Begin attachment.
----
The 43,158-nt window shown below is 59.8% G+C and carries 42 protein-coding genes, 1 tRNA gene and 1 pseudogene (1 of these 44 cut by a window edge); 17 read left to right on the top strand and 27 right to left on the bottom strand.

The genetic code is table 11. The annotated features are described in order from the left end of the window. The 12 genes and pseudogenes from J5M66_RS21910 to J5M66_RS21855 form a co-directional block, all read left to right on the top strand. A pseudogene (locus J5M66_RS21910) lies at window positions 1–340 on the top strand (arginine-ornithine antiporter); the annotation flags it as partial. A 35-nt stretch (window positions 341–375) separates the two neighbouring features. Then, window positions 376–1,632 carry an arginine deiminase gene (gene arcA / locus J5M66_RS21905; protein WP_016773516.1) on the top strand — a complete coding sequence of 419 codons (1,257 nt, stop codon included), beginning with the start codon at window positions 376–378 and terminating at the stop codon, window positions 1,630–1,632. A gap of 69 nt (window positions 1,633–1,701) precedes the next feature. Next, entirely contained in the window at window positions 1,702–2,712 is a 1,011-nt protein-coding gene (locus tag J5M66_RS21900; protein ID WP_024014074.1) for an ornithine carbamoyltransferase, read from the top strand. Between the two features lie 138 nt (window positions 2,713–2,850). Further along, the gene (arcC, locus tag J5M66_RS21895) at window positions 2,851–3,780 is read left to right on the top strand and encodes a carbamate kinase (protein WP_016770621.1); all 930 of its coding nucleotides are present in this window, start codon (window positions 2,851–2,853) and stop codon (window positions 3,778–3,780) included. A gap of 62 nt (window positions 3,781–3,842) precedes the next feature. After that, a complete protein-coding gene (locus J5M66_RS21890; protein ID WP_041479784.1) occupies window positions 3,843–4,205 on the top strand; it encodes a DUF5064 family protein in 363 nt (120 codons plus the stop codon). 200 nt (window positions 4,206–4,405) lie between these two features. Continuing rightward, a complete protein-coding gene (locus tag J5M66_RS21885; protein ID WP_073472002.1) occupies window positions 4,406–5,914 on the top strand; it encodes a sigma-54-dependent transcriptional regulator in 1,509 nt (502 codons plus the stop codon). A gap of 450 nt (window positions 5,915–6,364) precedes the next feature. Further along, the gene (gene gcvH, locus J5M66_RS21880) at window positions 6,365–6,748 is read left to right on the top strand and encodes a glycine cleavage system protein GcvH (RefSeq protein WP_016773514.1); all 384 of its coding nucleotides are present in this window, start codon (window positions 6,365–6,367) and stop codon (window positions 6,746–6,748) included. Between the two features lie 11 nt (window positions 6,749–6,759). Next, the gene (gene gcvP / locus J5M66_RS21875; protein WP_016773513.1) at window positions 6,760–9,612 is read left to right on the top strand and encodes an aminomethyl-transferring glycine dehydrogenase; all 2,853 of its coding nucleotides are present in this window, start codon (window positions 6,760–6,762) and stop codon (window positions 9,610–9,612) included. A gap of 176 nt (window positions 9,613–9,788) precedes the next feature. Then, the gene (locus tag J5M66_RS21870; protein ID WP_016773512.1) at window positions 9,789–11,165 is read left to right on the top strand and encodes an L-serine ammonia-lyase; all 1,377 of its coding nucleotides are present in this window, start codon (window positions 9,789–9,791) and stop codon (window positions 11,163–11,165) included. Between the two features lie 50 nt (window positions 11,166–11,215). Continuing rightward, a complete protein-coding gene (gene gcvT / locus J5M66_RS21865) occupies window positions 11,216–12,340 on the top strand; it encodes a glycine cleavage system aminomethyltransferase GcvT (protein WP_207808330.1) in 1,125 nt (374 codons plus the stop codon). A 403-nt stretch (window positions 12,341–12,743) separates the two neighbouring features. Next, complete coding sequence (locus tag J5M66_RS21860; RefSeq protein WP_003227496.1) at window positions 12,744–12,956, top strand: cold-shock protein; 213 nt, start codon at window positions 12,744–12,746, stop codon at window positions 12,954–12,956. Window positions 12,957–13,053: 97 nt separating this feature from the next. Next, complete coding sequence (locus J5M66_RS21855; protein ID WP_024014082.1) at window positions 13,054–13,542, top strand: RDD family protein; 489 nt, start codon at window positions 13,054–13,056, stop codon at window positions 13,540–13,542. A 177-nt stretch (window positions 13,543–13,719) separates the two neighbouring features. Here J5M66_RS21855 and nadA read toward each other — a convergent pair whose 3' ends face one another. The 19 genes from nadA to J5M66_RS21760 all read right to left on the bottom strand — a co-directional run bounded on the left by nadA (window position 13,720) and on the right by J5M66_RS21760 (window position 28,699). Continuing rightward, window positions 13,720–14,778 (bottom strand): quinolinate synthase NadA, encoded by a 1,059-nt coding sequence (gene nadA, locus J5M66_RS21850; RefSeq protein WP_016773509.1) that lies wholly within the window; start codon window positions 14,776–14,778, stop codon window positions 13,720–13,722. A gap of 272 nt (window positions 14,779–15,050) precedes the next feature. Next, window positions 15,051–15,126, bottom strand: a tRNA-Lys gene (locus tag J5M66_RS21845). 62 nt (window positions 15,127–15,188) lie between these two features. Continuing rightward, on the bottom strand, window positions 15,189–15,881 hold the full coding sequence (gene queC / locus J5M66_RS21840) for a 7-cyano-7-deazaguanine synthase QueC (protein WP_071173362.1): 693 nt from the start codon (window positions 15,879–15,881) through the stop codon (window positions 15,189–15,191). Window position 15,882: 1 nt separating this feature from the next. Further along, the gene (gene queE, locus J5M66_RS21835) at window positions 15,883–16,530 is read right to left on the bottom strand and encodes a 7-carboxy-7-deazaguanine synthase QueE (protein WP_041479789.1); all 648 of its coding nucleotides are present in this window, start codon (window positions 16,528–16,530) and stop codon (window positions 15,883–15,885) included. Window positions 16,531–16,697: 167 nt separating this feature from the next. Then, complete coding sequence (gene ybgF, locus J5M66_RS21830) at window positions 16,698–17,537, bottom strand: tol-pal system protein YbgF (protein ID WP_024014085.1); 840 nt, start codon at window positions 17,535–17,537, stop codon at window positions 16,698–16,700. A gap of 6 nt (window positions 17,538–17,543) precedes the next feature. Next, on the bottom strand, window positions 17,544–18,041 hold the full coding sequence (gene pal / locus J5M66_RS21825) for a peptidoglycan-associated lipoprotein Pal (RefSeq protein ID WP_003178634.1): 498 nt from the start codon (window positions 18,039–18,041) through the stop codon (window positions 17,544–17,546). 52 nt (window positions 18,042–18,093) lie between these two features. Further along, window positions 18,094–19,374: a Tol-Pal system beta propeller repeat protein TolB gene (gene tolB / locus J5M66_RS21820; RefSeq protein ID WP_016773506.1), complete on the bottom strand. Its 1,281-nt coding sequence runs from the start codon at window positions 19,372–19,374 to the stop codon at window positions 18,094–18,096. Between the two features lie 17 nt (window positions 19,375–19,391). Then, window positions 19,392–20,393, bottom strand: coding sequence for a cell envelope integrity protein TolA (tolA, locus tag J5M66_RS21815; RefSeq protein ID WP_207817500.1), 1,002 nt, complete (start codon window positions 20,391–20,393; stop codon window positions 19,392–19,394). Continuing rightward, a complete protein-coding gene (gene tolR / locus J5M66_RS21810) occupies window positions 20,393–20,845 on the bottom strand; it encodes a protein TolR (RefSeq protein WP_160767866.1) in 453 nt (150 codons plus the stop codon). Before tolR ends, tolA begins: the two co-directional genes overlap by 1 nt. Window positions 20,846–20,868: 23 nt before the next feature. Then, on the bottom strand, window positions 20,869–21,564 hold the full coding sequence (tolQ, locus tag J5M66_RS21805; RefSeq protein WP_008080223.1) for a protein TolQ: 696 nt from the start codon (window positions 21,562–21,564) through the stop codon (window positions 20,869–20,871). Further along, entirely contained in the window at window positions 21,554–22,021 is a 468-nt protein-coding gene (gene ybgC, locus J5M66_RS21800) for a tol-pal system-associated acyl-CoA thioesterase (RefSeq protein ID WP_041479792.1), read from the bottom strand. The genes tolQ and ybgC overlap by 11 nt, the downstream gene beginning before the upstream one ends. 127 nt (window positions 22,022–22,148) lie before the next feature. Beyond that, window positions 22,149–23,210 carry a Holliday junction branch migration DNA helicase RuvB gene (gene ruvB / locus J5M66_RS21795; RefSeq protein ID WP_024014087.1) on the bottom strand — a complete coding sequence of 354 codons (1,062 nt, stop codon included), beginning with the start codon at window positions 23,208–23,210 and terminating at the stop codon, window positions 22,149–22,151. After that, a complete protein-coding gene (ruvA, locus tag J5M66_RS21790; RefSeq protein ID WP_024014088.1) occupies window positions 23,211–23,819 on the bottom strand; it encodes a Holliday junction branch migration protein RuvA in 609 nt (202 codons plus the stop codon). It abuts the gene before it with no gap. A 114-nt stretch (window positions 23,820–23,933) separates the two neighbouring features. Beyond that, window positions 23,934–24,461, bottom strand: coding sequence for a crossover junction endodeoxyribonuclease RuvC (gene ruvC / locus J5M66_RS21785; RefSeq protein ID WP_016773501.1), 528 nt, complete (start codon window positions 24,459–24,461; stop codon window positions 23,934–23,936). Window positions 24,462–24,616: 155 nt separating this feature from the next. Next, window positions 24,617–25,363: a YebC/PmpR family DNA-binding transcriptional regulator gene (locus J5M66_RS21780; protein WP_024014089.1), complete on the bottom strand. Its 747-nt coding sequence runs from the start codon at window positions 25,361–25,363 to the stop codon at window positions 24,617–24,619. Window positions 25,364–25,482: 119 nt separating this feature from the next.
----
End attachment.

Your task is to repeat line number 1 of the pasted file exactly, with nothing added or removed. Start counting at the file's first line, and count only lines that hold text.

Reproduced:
The 43,158-nt window shown below is 59.8% G+C and carries 42 protein-coding genes, 1 tRNA gene and 1 pseudogene (1 of these 44 cut by a window edge); 17 read left to right on the top strand and 27 right to left on the bottom strand.